Although beds can get noisy when box springs wear, slats rub, or balusters loosen, the most common cause is the loose metal brackets connecting the rails to the headboard and footboard. "I see the problem twice a week," says San Diego Furniture Repair's Scott Gressitt. Most beds made in the past 60 to 70 years use metal rail brackets with hooks to fasten the side rails to the headboard and footboard. As these brackets become worn, the hooks can open, causing a metal-on-metal squeal.
The Fix: Take the bed frame apart and look at the hooks; if they've opened up, tap them gently with a hammer to reposition them and create a tight, parallel slot for the receiving bracket. If that doesn't work, tap a shim between the reassembled rail and headboard or footboard of each offending joint to take play out of the connection.
Fasten a noisy step tight against the support below using a cordless drill to sink a Squeeeeek No More screw (mcfeelys.com) through the tread and into the stringer. The screw-head will automatically break off right below the surface. This fastener holds better than a finishing nail but leaves a similarly inconspicuous hole.
Dimmers work by flickering lights on and off 120 times per second, causing a cheap incandescent bulb's thin filament to vibrate and buzz.
The Fix: Install brand-name incandescent "heavy service" bulbs, which are designed to resist vibration and shock, or incandescent bulbs rated for 130 volts, instead of the standard 120 volts.
Aluminum triple-track storm windows rattle most when they're not fully engaged in their tracks.
The Fix: Remove both panes and the screen and brush debris out of the tracks. Spray with a silicone lubricant and reinstall, making sure each component is engaged at all four corners and locked into place. If the storms keep rattling, the frame could be torqued due to the house settling. Remove the entire frame with the windows intact and reinstall, caulking the top and sides with a waterproof sealant. If the problem persists, order replacements from a home center or window supplier.
Old wood-on-wood drawers, such as those in an original linen closet or a butler's pantry, can shriek almost as if in pain when they're pulled open or pushed closed, especially when loaded with heavy items.
The Fix: Ease the friction by rubbing candle wax on both surfaces, says This Old House general contractor Tom Silva, or purchase low-friction glides from a woodworker's supply outlet, such as rockler.com.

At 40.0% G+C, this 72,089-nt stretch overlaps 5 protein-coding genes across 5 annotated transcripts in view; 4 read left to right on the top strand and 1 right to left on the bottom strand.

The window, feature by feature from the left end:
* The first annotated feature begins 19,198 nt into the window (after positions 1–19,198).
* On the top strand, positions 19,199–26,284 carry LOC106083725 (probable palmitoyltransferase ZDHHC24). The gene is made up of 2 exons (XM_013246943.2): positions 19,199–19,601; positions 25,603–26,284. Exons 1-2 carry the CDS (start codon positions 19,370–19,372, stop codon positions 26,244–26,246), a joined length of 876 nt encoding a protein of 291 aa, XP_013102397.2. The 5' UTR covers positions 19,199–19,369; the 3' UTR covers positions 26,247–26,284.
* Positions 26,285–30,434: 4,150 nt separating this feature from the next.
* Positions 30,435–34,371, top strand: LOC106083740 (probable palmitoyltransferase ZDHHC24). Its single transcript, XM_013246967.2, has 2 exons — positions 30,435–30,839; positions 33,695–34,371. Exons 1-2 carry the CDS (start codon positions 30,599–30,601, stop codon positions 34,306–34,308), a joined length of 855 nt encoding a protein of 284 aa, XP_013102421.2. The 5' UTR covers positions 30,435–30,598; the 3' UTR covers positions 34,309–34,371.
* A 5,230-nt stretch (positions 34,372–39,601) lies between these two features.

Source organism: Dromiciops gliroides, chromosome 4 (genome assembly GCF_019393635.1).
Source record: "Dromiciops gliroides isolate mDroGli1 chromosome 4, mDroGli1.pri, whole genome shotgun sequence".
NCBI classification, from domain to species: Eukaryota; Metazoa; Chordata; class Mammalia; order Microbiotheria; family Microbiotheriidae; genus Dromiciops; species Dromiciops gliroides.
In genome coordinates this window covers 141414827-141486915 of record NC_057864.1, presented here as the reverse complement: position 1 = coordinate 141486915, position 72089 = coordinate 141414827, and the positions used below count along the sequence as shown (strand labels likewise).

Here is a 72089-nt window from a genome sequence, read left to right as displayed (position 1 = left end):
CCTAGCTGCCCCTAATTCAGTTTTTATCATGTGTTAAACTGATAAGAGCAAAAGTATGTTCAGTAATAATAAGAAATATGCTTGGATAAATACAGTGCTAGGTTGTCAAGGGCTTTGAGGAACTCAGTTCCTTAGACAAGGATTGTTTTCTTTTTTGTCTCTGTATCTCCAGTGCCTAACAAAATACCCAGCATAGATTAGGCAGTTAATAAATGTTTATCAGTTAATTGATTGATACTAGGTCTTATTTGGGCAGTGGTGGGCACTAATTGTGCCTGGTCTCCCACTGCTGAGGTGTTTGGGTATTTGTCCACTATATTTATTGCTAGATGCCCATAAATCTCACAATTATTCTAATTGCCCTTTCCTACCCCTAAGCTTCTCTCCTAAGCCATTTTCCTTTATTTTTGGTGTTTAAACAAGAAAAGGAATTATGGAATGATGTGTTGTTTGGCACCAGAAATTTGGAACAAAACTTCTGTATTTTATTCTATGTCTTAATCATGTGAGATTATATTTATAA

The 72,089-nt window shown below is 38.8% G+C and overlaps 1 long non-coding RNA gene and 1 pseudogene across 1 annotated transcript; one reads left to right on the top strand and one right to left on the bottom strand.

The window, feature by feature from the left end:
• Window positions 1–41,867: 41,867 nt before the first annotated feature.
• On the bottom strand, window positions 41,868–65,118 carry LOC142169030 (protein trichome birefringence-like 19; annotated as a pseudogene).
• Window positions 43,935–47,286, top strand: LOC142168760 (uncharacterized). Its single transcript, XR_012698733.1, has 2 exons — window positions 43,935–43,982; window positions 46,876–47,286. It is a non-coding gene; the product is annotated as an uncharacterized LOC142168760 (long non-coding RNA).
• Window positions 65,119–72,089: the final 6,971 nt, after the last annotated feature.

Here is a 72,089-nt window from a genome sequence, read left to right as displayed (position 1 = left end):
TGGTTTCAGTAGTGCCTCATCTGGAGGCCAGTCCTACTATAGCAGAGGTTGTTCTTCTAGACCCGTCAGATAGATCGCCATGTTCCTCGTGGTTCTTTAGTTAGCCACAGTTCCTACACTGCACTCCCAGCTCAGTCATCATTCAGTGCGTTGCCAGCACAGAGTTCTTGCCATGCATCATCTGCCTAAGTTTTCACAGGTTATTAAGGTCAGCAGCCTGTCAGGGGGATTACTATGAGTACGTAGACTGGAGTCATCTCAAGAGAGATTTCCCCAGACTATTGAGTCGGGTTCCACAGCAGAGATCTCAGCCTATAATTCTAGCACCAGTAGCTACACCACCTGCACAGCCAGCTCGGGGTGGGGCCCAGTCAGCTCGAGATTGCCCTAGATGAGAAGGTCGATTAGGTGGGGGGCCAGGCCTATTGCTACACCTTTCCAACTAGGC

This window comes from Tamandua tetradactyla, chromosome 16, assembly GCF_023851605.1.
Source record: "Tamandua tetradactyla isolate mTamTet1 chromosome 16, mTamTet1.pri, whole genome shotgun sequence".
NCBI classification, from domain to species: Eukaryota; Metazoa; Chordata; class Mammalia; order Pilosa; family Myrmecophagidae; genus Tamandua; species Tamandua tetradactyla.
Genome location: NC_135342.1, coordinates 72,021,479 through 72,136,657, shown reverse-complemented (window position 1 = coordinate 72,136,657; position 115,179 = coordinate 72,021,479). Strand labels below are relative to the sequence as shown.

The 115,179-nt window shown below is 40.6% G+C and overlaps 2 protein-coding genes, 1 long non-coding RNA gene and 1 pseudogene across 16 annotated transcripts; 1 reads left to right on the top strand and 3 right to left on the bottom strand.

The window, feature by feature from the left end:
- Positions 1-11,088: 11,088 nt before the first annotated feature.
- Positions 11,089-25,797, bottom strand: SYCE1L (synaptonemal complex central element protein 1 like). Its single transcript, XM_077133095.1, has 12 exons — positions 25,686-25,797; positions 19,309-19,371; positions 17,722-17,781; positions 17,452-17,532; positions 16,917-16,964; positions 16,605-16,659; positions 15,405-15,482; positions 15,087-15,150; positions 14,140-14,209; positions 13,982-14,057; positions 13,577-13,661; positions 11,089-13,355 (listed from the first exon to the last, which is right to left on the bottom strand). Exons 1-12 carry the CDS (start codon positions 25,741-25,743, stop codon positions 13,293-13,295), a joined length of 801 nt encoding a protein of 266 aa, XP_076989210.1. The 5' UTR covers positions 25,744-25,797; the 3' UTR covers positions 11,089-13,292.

Refrigerators get loud when they're working extra hard, says Glenn Burk, president of Appliance Guys repair service in Portland, Oregon. The sound you hear is the cooling fan blowing onto the hot condenser coils. It'll start to complain during long stretches of heat and humidity—or simply because the compressor coils aren't dropping in temperature as easily as they should, thanks to dust and debris.
The Fix: Remove the cover plate from the back of the fridge. On older models, the plate is likely mounted on the rear of the unit; on newer ones, it's often found at the bottom or the top, depending on where the freezer is located. Use a flexible refrigerator coil brush to remove dust bunnies and dog hair from the coils. You'll make the fan's job easier and therefore quieter, and save electricity. Also, make sure there's an inch of clearance behind and above the machine for proper airflow.
If you hear a loud zzzzz coming from your boiler's electrical control box when the system is idle, a recently installed programmable thermostat with a rechargeable battery may be to blame. These smart thermostats charge themselves by drawing a few watts of power from the circuit while the system is off; it's not enough to fire up the heat, but it can cause the electrical relays to buzz and pop.
The Fix: Install a thermostat that uses replaceable batteries instead of rechargeable ones—or hire an HVAC specialist to add a common wire to your circuit to provide a separate power supply.